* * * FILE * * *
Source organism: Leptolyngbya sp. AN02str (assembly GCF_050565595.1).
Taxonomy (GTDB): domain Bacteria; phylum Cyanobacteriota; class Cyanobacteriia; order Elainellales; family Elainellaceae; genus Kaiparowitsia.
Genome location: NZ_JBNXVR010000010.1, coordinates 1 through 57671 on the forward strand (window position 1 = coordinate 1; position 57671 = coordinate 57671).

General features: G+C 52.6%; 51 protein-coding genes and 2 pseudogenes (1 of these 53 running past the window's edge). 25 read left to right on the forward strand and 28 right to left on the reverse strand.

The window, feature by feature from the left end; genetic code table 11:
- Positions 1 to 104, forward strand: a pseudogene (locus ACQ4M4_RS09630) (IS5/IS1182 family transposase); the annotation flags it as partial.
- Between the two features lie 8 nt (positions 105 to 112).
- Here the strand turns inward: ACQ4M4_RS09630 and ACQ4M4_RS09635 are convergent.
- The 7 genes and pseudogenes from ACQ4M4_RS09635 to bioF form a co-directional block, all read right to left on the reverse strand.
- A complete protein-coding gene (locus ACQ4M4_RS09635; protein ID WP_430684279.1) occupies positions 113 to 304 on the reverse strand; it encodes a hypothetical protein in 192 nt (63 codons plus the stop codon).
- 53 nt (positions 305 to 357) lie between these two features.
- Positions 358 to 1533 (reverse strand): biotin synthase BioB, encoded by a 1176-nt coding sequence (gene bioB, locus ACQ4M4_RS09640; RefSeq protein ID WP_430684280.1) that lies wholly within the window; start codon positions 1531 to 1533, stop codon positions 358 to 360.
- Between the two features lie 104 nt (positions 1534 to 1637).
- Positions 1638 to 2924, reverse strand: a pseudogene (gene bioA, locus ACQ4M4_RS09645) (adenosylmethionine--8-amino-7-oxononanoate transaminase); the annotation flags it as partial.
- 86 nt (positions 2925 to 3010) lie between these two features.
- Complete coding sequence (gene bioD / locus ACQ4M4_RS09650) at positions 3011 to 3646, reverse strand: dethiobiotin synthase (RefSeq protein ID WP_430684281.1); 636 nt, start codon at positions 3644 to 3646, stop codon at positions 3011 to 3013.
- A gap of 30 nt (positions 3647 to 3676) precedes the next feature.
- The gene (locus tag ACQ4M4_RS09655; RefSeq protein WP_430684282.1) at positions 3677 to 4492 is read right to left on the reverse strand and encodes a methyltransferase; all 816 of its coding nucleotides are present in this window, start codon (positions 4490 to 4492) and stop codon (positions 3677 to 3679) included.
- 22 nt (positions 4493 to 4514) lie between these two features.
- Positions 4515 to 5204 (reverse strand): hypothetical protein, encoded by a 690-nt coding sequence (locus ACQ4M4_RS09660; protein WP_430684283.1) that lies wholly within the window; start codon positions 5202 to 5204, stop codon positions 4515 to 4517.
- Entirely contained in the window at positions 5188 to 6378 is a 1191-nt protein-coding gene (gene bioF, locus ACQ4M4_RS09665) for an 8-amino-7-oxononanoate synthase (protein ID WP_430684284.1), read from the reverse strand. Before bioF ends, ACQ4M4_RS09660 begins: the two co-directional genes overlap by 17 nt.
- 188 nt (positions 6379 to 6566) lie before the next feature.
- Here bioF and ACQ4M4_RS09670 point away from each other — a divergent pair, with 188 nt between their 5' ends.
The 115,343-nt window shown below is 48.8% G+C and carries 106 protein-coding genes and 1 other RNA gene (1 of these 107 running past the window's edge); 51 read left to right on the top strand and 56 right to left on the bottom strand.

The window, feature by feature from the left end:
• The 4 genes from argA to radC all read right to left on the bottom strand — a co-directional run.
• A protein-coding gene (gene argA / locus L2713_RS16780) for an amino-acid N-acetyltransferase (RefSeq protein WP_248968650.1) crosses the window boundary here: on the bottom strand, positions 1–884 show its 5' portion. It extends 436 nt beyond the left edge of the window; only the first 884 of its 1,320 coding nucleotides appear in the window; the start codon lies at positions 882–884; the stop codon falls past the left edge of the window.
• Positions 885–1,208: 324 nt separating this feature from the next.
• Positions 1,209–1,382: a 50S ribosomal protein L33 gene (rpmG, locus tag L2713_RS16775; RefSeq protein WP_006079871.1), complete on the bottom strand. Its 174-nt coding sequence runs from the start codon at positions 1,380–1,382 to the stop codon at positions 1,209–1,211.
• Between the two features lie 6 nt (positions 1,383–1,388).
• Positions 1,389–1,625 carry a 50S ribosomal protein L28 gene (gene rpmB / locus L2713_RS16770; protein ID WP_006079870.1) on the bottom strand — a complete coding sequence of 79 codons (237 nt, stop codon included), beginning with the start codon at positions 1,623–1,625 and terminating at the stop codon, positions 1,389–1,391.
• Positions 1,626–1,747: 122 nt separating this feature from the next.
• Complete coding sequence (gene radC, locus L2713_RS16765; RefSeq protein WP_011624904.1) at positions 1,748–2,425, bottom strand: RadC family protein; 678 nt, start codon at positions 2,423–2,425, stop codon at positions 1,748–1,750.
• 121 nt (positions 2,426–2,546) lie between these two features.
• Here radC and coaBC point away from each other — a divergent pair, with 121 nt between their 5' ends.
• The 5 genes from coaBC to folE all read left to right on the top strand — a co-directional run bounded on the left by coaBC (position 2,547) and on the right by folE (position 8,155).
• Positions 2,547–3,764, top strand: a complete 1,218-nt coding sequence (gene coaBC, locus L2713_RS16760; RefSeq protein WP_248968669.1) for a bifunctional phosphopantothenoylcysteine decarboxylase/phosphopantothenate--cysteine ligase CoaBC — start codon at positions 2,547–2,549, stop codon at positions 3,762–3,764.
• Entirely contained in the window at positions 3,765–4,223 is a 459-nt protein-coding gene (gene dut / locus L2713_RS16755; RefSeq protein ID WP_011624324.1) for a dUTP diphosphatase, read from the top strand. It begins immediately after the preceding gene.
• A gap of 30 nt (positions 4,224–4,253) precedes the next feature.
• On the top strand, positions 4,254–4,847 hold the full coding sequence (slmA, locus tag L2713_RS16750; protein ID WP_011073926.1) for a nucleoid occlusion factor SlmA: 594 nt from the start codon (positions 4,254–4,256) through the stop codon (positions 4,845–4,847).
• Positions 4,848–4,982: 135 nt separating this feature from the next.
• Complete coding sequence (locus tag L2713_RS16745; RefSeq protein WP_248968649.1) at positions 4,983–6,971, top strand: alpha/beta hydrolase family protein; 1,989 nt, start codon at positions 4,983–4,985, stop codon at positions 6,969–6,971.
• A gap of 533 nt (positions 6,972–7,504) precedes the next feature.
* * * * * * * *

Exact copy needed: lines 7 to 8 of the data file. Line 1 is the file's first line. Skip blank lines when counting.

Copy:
- Between the two features lie 8 nt (positions 105 to 112).
- Here the strand turns inward: ACQ4M4_RS09630 and ACQ4M4_RS09635 are convergent.